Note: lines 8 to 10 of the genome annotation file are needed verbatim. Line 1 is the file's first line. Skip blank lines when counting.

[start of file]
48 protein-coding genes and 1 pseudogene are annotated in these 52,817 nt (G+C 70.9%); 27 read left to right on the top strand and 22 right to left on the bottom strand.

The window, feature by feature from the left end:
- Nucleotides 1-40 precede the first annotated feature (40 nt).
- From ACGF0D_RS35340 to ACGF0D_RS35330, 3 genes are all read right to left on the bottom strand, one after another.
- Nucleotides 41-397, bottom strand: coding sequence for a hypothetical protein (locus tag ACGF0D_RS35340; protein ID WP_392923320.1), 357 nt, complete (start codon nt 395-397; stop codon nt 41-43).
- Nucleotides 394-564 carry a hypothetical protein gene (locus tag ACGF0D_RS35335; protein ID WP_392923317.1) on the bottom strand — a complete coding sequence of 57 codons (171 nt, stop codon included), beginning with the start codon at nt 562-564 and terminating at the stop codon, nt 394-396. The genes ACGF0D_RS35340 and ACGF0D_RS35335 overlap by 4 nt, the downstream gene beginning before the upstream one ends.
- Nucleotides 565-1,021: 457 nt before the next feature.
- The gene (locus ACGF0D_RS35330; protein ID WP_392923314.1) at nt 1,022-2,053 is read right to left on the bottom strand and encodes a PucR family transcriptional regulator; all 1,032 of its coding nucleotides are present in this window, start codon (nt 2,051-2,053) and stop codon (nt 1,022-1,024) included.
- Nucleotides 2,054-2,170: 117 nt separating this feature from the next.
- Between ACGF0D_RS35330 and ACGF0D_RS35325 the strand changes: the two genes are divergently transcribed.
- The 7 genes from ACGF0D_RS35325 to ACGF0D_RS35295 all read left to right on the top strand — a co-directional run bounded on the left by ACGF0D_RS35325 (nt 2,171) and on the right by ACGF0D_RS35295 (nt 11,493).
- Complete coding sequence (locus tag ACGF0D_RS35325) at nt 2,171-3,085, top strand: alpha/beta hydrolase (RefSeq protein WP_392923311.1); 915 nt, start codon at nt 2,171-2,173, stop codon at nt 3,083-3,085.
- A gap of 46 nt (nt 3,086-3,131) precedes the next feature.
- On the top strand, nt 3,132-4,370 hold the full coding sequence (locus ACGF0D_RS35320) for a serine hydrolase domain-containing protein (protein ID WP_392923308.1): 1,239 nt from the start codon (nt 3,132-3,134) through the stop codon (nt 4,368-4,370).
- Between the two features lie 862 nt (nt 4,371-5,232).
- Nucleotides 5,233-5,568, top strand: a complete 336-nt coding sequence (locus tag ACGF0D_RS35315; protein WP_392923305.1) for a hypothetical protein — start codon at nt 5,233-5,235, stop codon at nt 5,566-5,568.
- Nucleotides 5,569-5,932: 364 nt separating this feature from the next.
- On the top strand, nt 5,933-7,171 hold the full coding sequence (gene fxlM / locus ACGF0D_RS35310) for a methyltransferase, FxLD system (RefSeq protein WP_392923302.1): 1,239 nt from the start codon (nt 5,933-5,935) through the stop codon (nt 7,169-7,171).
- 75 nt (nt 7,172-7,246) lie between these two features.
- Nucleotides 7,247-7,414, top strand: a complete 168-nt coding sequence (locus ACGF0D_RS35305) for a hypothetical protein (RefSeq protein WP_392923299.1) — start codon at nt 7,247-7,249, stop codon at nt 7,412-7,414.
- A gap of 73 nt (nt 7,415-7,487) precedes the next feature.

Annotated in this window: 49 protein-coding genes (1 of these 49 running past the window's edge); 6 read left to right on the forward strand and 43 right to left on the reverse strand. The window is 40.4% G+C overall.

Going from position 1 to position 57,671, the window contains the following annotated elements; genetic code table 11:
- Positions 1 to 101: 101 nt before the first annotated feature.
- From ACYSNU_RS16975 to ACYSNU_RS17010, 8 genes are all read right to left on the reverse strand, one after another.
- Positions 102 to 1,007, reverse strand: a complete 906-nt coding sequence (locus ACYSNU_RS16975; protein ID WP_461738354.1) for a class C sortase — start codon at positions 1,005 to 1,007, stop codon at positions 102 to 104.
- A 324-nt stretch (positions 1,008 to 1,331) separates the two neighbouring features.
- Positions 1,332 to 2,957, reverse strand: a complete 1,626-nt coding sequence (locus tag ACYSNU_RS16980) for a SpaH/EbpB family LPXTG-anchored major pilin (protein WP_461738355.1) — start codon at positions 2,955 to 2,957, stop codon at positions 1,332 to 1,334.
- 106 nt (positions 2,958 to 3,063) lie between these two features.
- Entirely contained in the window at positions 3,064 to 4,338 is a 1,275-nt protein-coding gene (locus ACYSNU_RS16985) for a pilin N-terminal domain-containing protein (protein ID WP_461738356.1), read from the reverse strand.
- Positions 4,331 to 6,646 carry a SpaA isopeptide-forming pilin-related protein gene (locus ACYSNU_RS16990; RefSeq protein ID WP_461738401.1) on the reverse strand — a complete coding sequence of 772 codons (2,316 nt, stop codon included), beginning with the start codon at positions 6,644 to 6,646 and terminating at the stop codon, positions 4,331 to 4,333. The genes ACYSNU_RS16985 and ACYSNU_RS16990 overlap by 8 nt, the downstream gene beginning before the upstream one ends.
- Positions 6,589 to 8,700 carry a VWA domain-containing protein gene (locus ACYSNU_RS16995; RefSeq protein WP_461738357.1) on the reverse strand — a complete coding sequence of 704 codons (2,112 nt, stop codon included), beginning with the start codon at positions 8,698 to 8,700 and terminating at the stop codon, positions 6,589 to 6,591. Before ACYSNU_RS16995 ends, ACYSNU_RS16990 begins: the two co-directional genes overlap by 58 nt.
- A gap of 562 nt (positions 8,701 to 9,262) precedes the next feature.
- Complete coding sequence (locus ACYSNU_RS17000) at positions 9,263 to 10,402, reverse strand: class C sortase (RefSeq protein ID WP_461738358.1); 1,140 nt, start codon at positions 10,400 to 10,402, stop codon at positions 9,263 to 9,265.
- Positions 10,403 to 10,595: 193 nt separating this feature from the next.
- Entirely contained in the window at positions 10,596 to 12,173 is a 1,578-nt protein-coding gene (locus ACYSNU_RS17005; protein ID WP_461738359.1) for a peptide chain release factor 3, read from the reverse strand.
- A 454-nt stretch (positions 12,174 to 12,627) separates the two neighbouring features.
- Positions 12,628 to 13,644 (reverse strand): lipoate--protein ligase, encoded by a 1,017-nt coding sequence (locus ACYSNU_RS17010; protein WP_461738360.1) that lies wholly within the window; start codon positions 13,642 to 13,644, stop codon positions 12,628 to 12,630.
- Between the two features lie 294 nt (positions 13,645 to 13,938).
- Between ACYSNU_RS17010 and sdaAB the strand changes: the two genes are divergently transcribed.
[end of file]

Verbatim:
- The gene (locus ACGF0D_RS35330; protein ID WP_392923314.1) at nt 1,022-2,053 is read right to left on the bottom strand and encodes a PucR family transcriptional regulator; all 1,032 of its coding nucleotides are present in this window, start codon (nt 2,051-2,053) and stop codon (nt 1,022-1,024) included.
- Nucleotides 2,054-2,170: 117 nt separating this feature from the next.
- Between ACGF0D_RS35330 and ACGF0D_RS35325 the strand changes: the two genes are divergently transcribed.